Several speakers stressed that treatment programmes and demand- reduction policies should respect the rights and dignity of drug users. The representative of Brazil said the socio-political dimension of the drug problem should be recognised, adding that drug control policies should include both prevention and rehabilitation.

During discussions on crime prevention and criminal justice, the representative of the Philippines, Ruth Limjuco told the Committee that new ways must be found to help the victims of crime. She said crime victims needed restitution to restore their dignity and honour; compensation for the closure of trauma; and rehabilitation so that they could return to their homes and communities with measure of self- worth.

The representative of Iran said that any convention against organised transnational crime should be based upon existing instruments, particularly the 1988 UN Convention against Illicit Traffic in Narcotic Drugs which was essential for promoting stability and development in those countries.


The General Assembly, by the terms of a 34-Power draft resolution approved by the Fourth Committee (Special Political and Decolonisation), would ask the UN Scientific Committee on the Effects of Atomic Radiation to continue its work aimed at increasing knowledge of the levels, effects and risks of ionising radiation.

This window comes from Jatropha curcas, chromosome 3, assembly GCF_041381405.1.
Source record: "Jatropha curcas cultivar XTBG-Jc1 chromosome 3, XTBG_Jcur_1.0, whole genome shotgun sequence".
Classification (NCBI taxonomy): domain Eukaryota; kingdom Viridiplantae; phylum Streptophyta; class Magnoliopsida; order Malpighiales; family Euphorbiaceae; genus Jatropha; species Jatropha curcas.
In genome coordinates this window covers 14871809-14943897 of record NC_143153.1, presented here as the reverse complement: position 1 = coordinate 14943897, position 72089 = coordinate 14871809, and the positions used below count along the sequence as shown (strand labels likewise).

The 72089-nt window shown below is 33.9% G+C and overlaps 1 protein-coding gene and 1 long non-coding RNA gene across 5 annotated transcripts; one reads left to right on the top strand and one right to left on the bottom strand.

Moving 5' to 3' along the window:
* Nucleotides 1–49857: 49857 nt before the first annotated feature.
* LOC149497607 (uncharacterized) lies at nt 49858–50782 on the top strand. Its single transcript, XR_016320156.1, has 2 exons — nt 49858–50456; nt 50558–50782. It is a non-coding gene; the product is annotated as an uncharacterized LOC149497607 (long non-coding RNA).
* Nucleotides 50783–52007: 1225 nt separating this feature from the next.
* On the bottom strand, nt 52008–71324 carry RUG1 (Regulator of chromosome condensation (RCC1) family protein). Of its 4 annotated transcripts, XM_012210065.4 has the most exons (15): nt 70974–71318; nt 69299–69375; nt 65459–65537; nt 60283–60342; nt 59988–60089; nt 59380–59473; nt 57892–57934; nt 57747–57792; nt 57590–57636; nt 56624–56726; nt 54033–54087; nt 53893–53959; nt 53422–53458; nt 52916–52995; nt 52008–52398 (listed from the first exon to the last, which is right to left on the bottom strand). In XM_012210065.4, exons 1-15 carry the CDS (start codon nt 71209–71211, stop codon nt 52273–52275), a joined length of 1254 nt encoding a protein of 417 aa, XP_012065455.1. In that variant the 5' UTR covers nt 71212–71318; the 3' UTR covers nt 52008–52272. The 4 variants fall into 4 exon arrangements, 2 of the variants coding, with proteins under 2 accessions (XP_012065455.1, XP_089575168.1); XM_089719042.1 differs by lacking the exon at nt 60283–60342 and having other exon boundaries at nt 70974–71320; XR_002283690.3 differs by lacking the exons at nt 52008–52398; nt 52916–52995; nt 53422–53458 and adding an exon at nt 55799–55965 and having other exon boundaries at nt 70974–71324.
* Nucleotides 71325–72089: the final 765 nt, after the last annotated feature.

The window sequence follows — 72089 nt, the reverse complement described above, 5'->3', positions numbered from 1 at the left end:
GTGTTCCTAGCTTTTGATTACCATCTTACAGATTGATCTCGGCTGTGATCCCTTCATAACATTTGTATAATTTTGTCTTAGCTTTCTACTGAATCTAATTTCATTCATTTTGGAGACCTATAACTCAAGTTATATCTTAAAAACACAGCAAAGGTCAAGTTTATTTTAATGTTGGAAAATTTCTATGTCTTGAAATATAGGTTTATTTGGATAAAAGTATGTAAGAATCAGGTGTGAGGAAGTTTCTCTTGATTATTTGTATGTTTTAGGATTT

By the terms of the text, the Assembly would invite Member States, the UN System and concerned non-governmental organisations to provide further data about doses, effects and risks for various sources of radiation. The Assembly would also ask the UN Environment Programme (UNEP) to continue its support for the Scientific Committee's work.


National competitive examinations should be maintained as an instrument for recruiting qualified personnel, correcting inequities in the geographical distribution of posts and introducing fresh blood into the United Nations, the Fifth Committee (Administrative and Budgetary) was told as it continued consideration of human resources management and of efforts to save some $154 million from the regular budget.

The representative of Japan, Hideki Goda said the Secretariat should further shorten the time it took to hire successful candidates and consider promoting entry level professional staff after two years, "if they did their work very well".